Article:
This is part II of The Tide Roundtable encounter with AC leader Prince Tonye Princewill first published last Monday. Read on.
You sought for an opportunity to effect change in a system you perceived as bad. That, according to you manifested in the emergence of Gov Amaechi. Morally that imposes on your party the AC to help check possible excesses of the ruling party. As an opposition is the AC providing enough checks on the activities of the ruling PDP?
Well it is on-going, you may say, working in progress. I think if you look at it objectively you will see that AC has been vocal on issues of common interest even if we have some level of interest in what is going on. Our views are expressed regularly. Yes, of course, would have liked to have been in the system itself but since that didn’t work, we are where we are. The media has been a fantastic voice and so we are making progress. There are certain things we will like to have seen done differently, at least we have a voice.
One of the biggest checks and balances is the ability to speak. And I believe that the media are a fantastic voice. We have always at any opportunity thanked the media because if not for the media giving us that opportunity to express how we think, it could be impossible for anybody to know our feelings. So, that is one way we’ve been able to put checks and balances on existing system. The other way of course is that we are engaged at the source. I mean the source of decision making.
I am a member of the Economic Advisory Council, most of the state policies are discussed and debated on. Sometimes policies are even formulated in that forum. There are other opposition party members, there are also, a couple of them who are not PDP members, or even politicians. They have the opportunity of saying, you might think this, Mr Governor, but we think that. And that has really provided some measure of restraint on what the governor does. For the first time in about eight years of first PDP government, AC now has some councilors at the Wards and at state level we have commissioners, at Board level we have appointees and I believe the trend is going to continue. It wasn’t there before now. There was nothing like that.
There was no opposition person anywhere. It was just one system. So we’ve been able to create some avenues for alternative views. I think that allows for checks and balances and expect the figures that will continue to increase. In fact, at a recent meeting we had with the governor, we agreed to increase the number of opposition people in various positions across the state. That process is underway and very soon, we will see that reflecting, so I think that when you add all that together you’ll agree that work is in progress.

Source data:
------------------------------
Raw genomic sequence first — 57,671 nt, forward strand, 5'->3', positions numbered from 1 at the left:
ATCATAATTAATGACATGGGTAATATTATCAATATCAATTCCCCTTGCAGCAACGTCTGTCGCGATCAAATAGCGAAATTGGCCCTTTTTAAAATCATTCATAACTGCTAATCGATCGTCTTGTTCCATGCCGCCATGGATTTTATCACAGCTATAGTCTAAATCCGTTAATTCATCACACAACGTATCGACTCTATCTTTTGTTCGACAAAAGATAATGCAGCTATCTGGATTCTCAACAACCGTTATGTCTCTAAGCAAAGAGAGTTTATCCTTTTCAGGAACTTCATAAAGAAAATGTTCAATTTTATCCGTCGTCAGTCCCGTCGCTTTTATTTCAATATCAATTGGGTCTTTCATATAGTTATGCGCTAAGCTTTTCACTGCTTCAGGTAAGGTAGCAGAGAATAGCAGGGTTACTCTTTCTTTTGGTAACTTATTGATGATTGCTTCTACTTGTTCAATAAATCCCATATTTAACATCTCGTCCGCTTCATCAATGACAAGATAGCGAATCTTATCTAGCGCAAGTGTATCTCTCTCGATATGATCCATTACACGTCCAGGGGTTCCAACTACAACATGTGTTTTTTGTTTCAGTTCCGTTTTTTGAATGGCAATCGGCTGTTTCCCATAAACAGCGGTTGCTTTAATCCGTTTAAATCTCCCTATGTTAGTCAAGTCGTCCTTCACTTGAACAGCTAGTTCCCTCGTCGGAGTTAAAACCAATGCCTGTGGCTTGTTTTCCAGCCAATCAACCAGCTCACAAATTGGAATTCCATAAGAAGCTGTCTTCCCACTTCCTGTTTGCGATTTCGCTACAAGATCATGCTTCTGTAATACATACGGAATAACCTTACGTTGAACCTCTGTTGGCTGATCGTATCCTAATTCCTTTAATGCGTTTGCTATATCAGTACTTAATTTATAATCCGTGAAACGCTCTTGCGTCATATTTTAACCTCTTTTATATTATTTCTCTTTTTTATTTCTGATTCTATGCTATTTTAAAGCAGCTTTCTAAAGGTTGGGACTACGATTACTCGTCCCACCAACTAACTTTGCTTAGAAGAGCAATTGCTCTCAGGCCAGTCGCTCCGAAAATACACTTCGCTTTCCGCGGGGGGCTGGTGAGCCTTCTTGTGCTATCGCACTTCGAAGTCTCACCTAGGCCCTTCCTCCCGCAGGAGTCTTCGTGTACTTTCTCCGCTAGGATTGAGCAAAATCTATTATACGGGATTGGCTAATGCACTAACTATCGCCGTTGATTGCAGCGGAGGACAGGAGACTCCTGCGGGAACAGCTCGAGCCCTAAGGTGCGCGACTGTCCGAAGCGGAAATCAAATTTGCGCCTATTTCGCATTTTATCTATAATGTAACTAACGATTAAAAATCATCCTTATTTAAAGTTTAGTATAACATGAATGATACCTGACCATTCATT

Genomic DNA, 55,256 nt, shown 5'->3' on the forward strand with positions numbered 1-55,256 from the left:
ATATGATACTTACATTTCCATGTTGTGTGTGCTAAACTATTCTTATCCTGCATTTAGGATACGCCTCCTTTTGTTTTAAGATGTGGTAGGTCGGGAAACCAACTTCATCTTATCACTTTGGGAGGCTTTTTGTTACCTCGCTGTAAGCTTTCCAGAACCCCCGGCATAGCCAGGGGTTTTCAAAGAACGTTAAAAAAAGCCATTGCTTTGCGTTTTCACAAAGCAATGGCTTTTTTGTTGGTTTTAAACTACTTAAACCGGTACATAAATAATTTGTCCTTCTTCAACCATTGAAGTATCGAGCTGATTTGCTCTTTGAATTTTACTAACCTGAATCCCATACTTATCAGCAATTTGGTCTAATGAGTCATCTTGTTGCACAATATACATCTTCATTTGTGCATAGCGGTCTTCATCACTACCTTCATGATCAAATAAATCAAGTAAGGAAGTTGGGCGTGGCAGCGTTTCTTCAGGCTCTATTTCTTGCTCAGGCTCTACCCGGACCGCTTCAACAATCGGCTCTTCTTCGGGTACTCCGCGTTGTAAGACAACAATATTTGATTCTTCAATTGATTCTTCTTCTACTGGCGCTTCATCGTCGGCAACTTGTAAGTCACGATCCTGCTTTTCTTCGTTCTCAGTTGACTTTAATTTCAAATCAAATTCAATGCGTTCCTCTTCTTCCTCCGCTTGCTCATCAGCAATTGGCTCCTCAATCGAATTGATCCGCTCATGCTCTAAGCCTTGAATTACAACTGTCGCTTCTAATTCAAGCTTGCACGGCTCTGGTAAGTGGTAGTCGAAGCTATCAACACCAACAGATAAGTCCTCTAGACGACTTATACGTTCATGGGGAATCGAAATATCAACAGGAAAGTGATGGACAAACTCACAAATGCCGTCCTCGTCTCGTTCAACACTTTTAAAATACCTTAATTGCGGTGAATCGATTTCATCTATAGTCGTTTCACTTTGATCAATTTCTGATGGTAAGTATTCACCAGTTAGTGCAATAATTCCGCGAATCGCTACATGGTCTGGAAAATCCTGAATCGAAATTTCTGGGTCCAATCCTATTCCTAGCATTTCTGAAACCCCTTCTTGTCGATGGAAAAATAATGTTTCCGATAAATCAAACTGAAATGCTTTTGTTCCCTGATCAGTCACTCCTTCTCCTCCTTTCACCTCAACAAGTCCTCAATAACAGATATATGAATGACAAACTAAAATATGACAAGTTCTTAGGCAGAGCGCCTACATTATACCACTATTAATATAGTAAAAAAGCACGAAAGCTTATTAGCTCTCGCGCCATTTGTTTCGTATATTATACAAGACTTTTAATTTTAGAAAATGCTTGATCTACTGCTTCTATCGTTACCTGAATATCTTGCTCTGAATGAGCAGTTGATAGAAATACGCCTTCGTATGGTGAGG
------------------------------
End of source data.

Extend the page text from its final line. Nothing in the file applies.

You resigned from a federal government committee job on the Niger Delta question, why so? And secondly, has the amnesty to militants changed your view?
The amnesty was a retreat or what I see as the break. You’ll recall when federal troops invaded those Niger Delta communities in Delta communities, about 3 o’clock in the morning I said that I can’t continue to work while somebody continues to kill my people.
How can I be involved in nation-building when a part of that nation that I belong is being bombarded heavy-handedly. However, I was relieved and happy that amnesty was eventually pronounced. But before that, some people in the system must have been thinking we are not human beings so we got to a point where I said o.k. This is step one. If you read our statement, you’ll find end to hostilities at the statement, we said that, in the days and the weeks to come, based on the reaction of the federal government’s action we will decide our own next step. So we were happy when they pulled back from that attitude and we saw the amnesty but we discovered that attitude as ineffective because it was good, yes but it was almost as if people were not thinking about the amnesty programme. It seems that it was a rushed job. How would you go and start building centres for people to be turned out when quite clearly that is not the method that has been applied, people have been collecting arms, usually going to people’s camp and collecting the arms from them. Check the budget you see that huge amount of money was put aside for these disarmament centres. It is no longer as if people don’t know what to do with money or they do not even know what they are doing. I regret resigning; of course not because first of all the action required an action that was best suited for the time. And should I go back and work with them, the answer is no because even though they talked about amnesty, what we described as half-baked, there is no international community involvement, that means, there is lack of confidence, immediately before you start.